Left handed people live in a world dominated by right-handed people, and many tools and procedures are designed to facilitate use by right-handed people, often without even realising difficulties placed on the left-handed."For centuries, left-handers have suffered unfair discrimination in a world designed for right-handers." However, as well as inconvenience, left-handed people have been considered unlucky or even malicious for their difference by the right-handed majority. In many European languages, including English, the word for the direction "right" also means "correct" or "proper". Throughout history, being left-handed was considered negative. The Latin word sinistra meant "left" as well as "unlucky" and this double meaning survives in European derivatives of Latin, and in the English word "sinister.' There are many negative connotations associated with the phrase "left-handed": clumsy, awkward, unlucky, insincere, sinister, malicious, and so on. A "left-handed compliment" is considered one that is unflattering or dismissive in meaning. In French, gauche means both "left" and "awkward" or "clumsy", while droit(e) (cognate to English direct) means both "right" and "straight", as well as "law" and the legal sense of "right". The name "Dexter" derives from the Latin for "right", as does the word "dexterity" meaning manual skill. As these are all very old words, they would tend to support theories indicating that the predominance of right-handedness is an extremely old phenomenon.
Black magic is sometimes referred to as the "left-hand path".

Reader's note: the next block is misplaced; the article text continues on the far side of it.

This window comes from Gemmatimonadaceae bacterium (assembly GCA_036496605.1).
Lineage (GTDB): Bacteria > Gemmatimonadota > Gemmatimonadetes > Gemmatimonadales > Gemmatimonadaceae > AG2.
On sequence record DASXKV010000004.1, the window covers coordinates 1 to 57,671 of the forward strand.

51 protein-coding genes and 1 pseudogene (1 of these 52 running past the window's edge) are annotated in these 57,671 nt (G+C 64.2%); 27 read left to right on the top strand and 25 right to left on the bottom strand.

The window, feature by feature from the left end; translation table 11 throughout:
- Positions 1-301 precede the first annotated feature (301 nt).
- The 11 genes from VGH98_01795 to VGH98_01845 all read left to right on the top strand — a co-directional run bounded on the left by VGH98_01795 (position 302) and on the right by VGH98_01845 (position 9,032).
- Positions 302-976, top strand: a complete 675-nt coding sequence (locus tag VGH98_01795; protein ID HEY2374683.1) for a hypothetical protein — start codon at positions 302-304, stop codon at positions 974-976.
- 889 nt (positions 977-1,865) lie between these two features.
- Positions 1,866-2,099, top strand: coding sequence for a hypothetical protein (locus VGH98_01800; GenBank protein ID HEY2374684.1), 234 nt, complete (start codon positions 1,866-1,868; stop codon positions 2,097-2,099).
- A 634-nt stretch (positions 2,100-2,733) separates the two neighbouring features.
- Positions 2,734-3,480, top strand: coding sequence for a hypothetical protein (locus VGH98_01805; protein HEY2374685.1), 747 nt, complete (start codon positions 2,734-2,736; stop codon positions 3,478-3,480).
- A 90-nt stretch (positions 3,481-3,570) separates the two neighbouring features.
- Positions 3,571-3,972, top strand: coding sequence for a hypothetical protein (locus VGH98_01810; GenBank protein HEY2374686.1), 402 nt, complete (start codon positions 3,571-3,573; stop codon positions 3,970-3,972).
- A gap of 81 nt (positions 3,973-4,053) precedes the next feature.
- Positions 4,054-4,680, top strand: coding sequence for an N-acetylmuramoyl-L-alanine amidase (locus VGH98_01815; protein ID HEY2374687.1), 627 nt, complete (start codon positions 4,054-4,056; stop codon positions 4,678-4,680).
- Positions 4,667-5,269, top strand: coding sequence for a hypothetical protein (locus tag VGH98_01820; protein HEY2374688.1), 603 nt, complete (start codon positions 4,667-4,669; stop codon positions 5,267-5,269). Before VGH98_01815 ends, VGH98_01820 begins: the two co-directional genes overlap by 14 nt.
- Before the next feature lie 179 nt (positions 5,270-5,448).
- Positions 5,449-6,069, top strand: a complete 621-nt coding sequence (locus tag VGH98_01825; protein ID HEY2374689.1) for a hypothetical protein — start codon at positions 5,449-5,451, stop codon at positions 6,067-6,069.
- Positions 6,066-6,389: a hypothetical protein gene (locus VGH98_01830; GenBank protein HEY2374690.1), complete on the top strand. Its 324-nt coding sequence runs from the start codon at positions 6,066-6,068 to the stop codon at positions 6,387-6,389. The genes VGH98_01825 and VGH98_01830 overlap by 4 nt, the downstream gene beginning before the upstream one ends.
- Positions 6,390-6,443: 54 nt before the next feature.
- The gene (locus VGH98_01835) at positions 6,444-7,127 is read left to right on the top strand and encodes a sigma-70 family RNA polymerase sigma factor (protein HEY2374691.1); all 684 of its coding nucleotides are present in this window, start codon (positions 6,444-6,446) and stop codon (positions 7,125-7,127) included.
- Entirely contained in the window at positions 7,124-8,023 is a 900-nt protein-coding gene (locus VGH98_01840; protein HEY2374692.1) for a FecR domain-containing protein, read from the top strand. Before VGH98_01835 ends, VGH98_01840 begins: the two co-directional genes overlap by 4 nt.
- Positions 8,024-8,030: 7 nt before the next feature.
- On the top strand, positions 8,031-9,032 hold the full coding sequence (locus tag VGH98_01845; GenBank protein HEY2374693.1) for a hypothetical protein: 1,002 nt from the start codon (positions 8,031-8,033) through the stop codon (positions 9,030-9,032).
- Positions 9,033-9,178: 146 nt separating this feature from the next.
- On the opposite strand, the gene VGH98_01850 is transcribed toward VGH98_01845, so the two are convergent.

Left-handedness is still strongly discouraged in some cultures. In the Maswai culture in Africa, "almost 90 percent of teachers and parents said that if children show a left-handed tendency they should be forced to change to right-handedness." They believe that, "left-handers are less skilled and powerful."
Until very recently in Taiwan, left-handed people were strongly encouraged to switch to being right-handed, or at least switch to writing with the right hand. Indeed, the words right/left (正/倒 ) in Taiwanese Hokkien also mean correct/backwards. It is considered more difficult to write legible Chinese characters with the left hand than it is to write Latin letters, though difficulty is subjective and depends on the person in question. Because writing when moving one's hand away from its side of the body can cause smudging if the outward side of the hand is allowed to drag across the writing, it is considered easier to write the Latin alphabet with the right hand than with the left. Conversely, right-to-left alphabets such as the Arabic and Hebrew are considered easier to write with the left hand in general.
Left-to-right alphabets can be written smudge-free and in proper "forward slant" with the left hand if the paper is turned 1/4 turn clockwise (90 degrees to the right), and the left hand is drawn toward the body on forward strokes, and left to right on upward strokes (as expressed in directionality of the text). It is also possible to do calligraphy in this posture with the left hand, but using right-handed pen nibs. Otherwise, left-handed pen nibs are required in order to get the thick to thin stroke shapes correct for most "fonts", and the left-handed calligrapher is very likely to smudge the text. Left-handed pen nibs are not generally easy to find, and strokes may have to be done backwards from traditional right-handed calligraphic work rules to avoid nib jamming and splatter.
In Islam it is encouraged to use the right hand for acts considered good, like eating and drinking. The use of the left hand is encouraged when the act is considered base, such as cleaning oneself after urination or defecation. This is attested in various Hadiths by the Prophet Muhammad.